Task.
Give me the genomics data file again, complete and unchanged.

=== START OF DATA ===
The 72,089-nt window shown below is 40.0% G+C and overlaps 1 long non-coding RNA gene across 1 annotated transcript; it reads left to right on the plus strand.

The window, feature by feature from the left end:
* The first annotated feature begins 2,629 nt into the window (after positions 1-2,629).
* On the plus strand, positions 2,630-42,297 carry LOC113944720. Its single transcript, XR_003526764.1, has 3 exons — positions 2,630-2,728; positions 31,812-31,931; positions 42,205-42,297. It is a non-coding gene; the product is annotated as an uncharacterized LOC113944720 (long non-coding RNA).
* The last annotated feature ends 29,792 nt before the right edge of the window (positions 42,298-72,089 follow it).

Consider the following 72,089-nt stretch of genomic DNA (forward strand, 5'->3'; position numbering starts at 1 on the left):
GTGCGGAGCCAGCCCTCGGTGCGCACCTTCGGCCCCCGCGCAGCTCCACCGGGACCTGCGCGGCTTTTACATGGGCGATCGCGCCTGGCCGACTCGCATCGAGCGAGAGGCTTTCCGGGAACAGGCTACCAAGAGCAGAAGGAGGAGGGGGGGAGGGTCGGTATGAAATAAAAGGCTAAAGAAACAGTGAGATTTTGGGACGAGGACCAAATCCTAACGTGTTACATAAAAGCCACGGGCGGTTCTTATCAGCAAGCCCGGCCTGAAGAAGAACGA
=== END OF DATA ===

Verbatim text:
The 72,089-nt window shown below is 40.0% G+C and overlaps 1 long non-coding RNA gene across 1 annotated transcript; it reads left to right on the plus strand.

The window, feature by feature from the left end:
* The first annotated feature begins 2,629 nt into the window (after positions 1-2,629).
* On the plus strand, positions 2,630-42,297 carry LOC113944720. Its single transcript, XR_003526764.1, has 3 exons — positions 2,630-2,728; positions 31,812-31,931; positions 42,205-42,297. It is a non-coding gene; the product is annotated as an uncharacterized LOC113944720 (long non-coding RNA).
* The last annotated feature ends 29,792 nt before the right edge of the window (positions 42,298-72,089 follow it).

Consider the following 72,089-nt stretch of genomic DNA (forward strand, 5'->3'; position numbering starts at 1 on the left):
GTGCGGAGCCAGCCCTCGGTGCGCACCTTCGGCCCCCGCGCAGCTCCACCGGGACCTGCGCGGCTTTTACATGGGCGATCGCGCCTGGCCGACTCGCATCGAGCGAGAGGCTTTCCGGGAACAGGCTACCAAGAGCAGAAGGAGGAGGGGGGGAGGGTCGGTATGAAATAAAAGGCTAAAGAAACAGTGAGATTTTGGGACGAGGACCAAATCCTAACGTGTTACATAAAAGCCACGGGCGGTTCTTATCAGCAAGCCCGGCCTGAAGAAGAACGA